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Powder Paradise

Beat the crowds and experience the solitude of Revelstoke ski touring or splitboarding.

Backcountry Touring

Getting Up to Get Down: Backcountry Touring in Revelstoke

Revelstoke backcountry touring offers you a whole new way to experience the serenity of the mountains in winter: with two feet and a heartbeat. With some of the deepest, driest snow in the world and moderate winter temperatures, Revelstoke backcountry touring is second to none. Located in the central Columbia Mountains, Revelstoke is a backcountry skiing mecca – go backcountry touring in the Monashees and the Selkirks in the same weekend! If you plan to go backcountry touring in Rogers Pass in Glacier National Park, be sure to stop at the Parks Canada Information Centre or visit their website for the latest updates on closures and avalanche conditions and to pick up a permit.

Easy: Before heading out for a day in the mountains, make sure you and your group have the appropriate equipment, knowledge, know-how, and information about the snowpack, avalanche conditions, and weather. We highly recommend hiring a professional guide to help you out! A good zone for first time backcountry enthusiasts is at Mount Macpherson. “The Fingers” are ideal for a shorter day or multiple descents. For access, park at the Nordic ski club lodge ($5) and follow the Main Loop to Mountain Climb Trail. Turn left – the cross country ski trail ends with a bridge crossing and the uphill track starts from there.

Intermediate: Abundance and variety are both blessings and challenges for backcountry tourists in the Columbia Ranges. For those looking to advance their skills, an Avalanche Skills Training (AST) course provides a good base of knowledge. Revelstoke Mountain Resort hosts a few of these courses each season, as the backcountry terrain surrounding the resort is second to none. Greely Trees (on the outskirts of Greely Bowl) is a great place to get some powder turns. Bring all your gear for out-of-bounds travel.

Difficult: Glacier National Park is the Shangri-La for experienced ski tourists. Stop in at the Rogers Pass Discovery Centre to learn about the areas which are restricted or prohibited by the Park’s highway avalanche control program, and to get permits for areas which may be open that day. If you have the fitness, the Seven Steps of Paradise are considered one of the 50 classic ski descents in North America! As part of Canada’s 150th birthday, all National Parks are free in 2017, so get out there and enjoy!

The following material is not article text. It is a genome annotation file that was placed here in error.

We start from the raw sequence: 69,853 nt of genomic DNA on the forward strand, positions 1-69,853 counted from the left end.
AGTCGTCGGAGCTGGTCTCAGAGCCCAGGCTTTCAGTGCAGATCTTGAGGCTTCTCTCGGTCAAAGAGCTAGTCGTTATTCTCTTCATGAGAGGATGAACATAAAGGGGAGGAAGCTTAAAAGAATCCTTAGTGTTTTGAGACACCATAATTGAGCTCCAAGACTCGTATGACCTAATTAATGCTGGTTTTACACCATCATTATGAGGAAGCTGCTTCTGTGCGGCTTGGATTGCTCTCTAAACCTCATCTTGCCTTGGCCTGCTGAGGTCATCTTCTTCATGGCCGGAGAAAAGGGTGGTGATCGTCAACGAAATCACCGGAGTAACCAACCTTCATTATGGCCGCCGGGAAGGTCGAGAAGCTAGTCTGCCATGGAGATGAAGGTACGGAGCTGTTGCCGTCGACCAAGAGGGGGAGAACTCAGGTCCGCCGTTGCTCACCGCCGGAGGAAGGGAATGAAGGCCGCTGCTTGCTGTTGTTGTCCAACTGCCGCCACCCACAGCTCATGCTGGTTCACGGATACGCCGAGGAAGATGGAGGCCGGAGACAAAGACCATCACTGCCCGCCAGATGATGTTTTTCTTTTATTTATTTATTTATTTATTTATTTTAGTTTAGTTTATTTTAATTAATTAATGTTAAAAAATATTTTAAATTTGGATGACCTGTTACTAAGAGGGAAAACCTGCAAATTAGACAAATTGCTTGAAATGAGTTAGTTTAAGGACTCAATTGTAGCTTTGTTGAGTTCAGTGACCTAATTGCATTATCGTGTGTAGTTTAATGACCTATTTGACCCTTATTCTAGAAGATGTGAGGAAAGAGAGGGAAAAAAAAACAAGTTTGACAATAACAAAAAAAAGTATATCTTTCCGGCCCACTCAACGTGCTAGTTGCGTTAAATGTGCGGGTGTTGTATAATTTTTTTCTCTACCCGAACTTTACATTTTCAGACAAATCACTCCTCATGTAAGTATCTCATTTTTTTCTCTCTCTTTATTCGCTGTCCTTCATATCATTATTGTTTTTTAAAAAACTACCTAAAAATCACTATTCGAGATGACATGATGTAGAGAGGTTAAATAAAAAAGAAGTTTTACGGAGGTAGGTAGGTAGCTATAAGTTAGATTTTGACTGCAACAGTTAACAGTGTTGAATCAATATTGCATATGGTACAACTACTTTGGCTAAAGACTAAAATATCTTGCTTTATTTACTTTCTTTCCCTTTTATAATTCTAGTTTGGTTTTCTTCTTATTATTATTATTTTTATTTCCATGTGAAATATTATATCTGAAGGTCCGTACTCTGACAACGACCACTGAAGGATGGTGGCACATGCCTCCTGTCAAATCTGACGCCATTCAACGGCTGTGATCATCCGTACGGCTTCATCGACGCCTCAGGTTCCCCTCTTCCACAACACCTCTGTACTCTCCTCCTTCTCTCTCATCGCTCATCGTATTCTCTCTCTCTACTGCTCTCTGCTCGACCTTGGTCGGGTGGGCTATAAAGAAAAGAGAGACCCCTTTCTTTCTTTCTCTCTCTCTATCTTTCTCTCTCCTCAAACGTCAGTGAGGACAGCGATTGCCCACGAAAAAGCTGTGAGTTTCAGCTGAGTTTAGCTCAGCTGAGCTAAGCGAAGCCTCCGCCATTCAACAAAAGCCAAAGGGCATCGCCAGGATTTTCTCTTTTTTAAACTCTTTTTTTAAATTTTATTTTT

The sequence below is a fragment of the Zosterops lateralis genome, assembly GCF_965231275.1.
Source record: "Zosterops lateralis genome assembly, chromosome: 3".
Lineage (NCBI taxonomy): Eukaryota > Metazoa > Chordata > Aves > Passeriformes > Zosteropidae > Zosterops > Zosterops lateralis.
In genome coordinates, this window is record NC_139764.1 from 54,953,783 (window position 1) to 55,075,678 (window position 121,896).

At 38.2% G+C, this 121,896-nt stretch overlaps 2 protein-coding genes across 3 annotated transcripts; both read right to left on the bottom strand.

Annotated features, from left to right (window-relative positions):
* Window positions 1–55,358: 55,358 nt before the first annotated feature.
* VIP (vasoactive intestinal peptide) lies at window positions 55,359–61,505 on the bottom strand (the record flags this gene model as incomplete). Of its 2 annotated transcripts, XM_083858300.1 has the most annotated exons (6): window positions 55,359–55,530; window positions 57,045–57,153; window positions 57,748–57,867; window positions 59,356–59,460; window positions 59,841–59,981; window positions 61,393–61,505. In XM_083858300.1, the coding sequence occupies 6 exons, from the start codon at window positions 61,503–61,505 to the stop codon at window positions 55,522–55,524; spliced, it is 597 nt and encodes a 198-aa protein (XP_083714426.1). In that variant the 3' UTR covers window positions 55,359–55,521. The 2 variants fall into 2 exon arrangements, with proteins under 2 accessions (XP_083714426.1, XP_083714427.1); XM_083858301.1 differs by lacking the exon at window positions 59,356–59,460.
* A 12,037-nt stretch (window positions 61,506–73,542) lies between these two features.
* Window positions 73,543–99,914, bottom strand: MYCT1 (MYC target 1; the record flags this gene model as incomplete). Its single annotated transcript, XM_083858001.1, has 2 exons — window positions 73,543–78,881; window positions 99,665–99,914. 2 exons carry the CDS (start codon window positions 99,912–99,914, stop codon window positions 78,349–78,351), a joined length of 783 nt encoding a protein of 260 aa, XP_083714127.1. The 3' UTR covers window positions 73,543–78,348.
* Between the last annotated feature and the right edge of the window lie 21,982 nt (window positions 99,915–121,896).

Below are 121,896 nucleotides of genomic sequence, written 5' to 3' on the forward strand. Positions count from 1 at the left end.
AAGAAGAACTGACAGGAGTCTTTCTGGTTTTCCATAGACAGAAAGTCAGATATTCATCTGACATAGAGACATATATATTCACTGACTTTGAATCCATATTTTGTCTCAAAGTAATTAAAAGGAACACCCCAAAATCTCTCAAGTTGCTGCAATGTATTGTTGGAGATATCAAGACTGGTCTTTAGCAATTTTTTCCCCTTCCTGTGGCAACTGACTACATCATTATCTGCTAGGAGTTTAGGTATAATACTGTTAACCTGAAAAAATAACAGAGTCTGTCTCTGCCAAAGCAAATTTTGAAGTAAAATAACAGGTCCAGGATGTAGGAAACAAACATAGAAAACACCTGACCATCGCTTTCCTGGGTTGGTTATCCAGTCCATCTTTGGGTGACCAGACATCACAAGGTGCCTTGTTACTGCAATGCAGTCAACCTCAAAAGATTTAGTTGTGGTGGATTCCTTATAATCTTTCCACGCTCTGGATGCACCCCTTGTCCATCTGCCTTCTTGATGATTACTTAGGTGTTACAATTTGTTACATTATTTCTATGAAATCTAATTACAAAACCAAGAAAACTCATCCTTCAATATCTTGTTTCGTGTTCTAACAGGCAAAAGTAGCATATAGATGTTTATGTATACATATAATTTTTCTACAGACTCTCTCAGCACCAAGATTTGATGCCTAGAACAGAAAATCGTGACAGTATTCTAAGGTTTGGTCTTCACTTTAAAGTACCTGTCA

Check out Revelstoke pro skier Chris Rubens on “Gettin’ Up to Get Down: Ski Touring in Rogers Pass”

Avalanche Safety

You’re responsible for your own safety when you’re backcountry touring. Before you venture out for some Revelstoke backcountry touring, you need to read the avalanche forecast from Avalanche Canada, Canada’s national public avalanche safety organization which is based right here in Revelstoke. Their public avalanche forecasters write daily forecast for the regions around Revelstoke and beyond, and avalanche forecasters for Parks Canada write a daily forecast for Glacier National Park. Read the North Columbia forecast, the South Columbia forecast and the Glacier National Park forecast

Want some background on why avalanche safety matters? Know Before You Go: Staying Alive in the Backcountry

Everyone in your group needs to carry avalanche safety equipment (transceiver, shovel and probe), and know how to use it. If you have never taken an avalanche skills training (AST) course, this is a great place to do so to get ready for Revelstoke backcountry touring.

PHOTO: Explore the unknown safely. Hire a certified ski guide to make the most of your day.

– View Our Backcountry Touring Providers Here –

 

Revelstoke Backcountry Touring FAQ’s

Where do I find avalanche information?

Visit Avalanche Canada’s website for information on regional avalanche conditions, weather reports, AST information and much more. Know before you go.

Where should I go?

If you’re unfamiliar with the area, consider hiring a ski guide to safely show you the goods. If you’re interested in Rogers Pass, make sure to check out Revelstoke resident Doug Sproul’s guide Rogers Pass: Uptracks, Bootpacks and Bushpacks.

Revelstoke Backcountry Touring – Locals Tip

Hit up a local coffee shop to stock up on snacks before you start your day of backcountry touring, and you’re guaranteed to run into other adventure seekers in snowpants doing the same!